A question like that is in my opinion not offensive as it merely is an expression of interest in the picture and you the photographer. It is no reflection on the abilities of the photographer. While I do not remember anyone asking me this question, I sometimes volunteer the info. People are surprised what you can do with a 3 MB P/S or conversely a D2X or a scanned film image @ 13x19.

    When looking at a picture, most times people have no clue how you arrived at the "stunning" end result and a way to getting to the answer is for them to ask what "tools" you have used. So, the question is innocent and it should not bother you if you think about it in this context.
  14. Sandi, you're just awful :tongue:

    I just tell them I have a Nikon (pronouncing it Knee-Kon) and most of them just look :confused: 
  15. I consider it a real compliment when someone asks me that. It means they're impressed enough with the picture to go beyond a polite, "nice picture".
  16. I was out shooting last summer, kneeling down in the mud to get dewdrops, and a woman said "isn't it nice that you can be there with your camera to get the pictures, I guess it's all about being in the right place at the right time". I just smiled and agreed...... yes, along with learning which aperture, speed, direction of light, let alone the thousands lashed out for the gear.

    If someone actually starts a question about photography, and seems interested, I'm more than happy to talk to them about it. One thing about shooting from a kayak is when you happen to be seen by another kayak, who immediately vigorously paddles over and says "What are you taking pictures of???" "Nothing now, it's flown away!"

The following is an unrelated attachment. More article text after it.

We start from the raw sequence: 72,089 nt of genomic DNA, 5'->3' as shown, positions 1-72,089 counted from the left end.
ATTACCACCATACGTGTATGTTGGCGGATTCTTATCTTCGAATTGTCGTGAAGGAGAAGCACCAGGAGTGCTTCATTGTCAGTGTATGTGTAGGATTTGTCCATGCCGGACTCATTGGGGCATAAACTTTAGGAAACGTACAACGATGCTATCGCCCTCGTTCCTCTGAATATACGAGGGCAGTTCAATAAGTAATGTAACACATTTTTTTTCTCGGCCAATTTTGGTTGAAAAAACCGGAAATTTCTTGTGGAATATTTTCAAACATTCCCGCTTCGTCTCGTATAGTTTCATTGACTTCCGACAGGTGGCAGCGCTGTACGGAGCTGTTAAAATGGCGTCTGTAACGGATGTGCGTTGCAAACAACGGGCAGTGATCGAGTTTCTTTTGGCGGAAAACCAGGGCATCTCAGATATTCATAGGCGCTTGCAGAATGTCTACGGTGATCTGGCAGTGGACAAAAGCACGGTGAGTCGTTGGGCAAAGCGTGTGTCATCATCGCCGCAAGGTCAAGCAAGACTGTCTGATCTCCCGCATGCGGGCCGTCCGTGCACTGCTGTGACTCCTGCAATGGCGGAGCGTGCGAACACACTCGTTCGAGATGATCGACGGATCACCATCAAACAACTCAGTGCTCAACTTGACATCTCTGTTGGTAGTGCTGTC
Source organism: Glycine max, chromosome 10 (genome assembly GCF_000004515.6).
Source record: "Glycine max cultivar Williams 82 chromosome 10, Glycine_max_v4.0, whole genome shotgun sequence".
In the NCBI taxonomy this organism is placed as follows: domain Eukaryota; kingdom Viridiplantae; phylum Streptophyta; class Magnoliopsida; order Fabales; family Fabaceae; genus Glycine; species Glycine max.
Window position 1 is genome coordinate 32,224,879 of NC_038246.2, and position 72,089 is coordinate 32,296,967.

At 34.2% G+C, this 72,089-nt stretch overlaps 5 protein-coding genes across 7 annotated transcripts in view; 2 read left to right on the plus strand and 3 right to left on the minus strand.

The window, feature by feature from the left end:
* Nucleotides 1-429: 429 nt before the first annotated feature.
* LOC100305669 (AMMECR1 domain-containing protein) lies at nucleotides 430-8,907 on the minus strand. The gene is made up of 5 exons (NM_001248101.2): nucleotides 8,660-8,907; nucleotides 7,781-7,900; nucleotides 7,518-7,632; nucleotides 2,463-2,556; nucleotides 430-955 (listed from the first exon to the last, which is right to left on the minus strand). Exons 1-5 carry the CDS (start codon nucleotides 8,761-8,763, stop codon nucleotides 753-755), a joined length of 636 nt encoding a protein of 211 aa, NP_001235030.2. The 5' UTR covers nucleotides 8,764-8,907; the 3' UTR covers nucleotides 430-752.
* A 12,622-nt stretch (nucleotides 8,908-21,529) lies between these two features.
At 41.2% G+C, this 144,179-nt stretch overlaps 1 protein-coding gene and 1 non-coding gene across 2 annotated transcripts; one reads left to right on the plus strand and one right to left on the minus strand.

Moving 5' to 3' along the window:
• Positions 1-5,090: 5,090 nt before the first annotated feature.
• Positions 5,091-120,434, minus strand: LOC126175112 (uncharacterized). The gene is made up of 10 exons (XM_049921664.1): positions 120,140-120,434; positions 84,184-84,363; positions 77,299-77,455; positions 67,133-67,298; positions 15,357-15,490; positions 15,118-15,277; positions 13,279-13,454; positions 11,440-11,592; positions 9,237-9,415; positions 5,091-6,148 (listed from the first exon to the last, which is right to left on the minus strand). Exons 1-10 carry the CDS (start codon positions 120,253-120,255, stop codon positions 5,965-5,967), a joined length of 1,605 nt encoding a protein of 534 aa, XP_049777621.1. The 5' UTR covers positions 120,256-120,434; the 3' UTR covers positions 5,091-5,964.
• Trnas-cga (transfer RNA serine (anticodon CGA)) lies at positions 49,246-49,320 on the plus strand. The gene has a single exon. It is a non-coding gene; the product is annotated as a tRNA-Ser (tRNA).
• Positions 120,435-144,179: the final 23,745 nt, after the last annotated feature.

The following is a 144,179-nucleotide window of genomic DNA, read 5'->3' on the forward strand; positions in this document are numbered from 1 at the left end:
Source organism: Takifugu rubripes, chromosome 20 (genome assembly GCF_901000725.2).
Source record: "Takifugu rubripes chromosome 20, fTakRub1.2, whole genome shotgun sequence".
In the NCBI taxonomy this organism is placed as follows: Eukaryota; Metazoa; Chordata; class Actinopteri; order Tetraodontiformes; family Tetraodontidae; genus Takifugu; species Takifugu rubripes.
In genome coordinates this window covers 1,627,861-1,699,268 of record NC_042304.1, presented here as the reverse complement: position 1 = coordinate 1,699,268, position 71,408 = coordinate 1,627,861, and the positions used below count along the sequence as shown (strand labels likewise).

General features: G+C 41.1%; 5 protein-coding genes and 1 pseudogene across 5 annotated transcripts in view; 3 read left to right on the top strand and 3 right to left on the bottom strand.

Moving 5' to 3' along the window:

17. Commodorefirst

    Commodorefirst Admin/Moderator Administrator

    May 1, 2005
    This past weekend at the Cafe Gathering, a passersby asked if I got any good photos with that expensive camera, and I laughed and said sometimes, they kinda laughed and looked at me strange.

    go figure, but i get the camera does all the work all the time comments, and folks make excuses for their bad photos because of the gear.

  18. vettenut


    Feb 27, 2006
    Tolland CT
    Most of the time people have said that to me it is in the context that implies "If I didn't have such a nice camera my pictures would stink" assuming I have no talent whatsoever, so it does ruffle the feathers a bit, especially since it is family members who make the comments most of the time and they have seen me with a camera in my hand since I was quite young.:frown: - Jeff
  19. I've gotten similar comments. People have implied that the camera and not the photographer makes all the difference. I once went so far as to reset all the settings on my camera and hand it to one of these "armchair photographers" and told him to try it. When he couldn't come close, he shut up. I just took my camera back and said, "Yeah, you're right. It's the camera."
  20. Dave


    Feb 7, 2007
    Suwanee, GA
    I also reply Nikon DSLR...to which I normally get a wide eyed look followed by a "that's a nice camera" comment. It really doesn't bother me...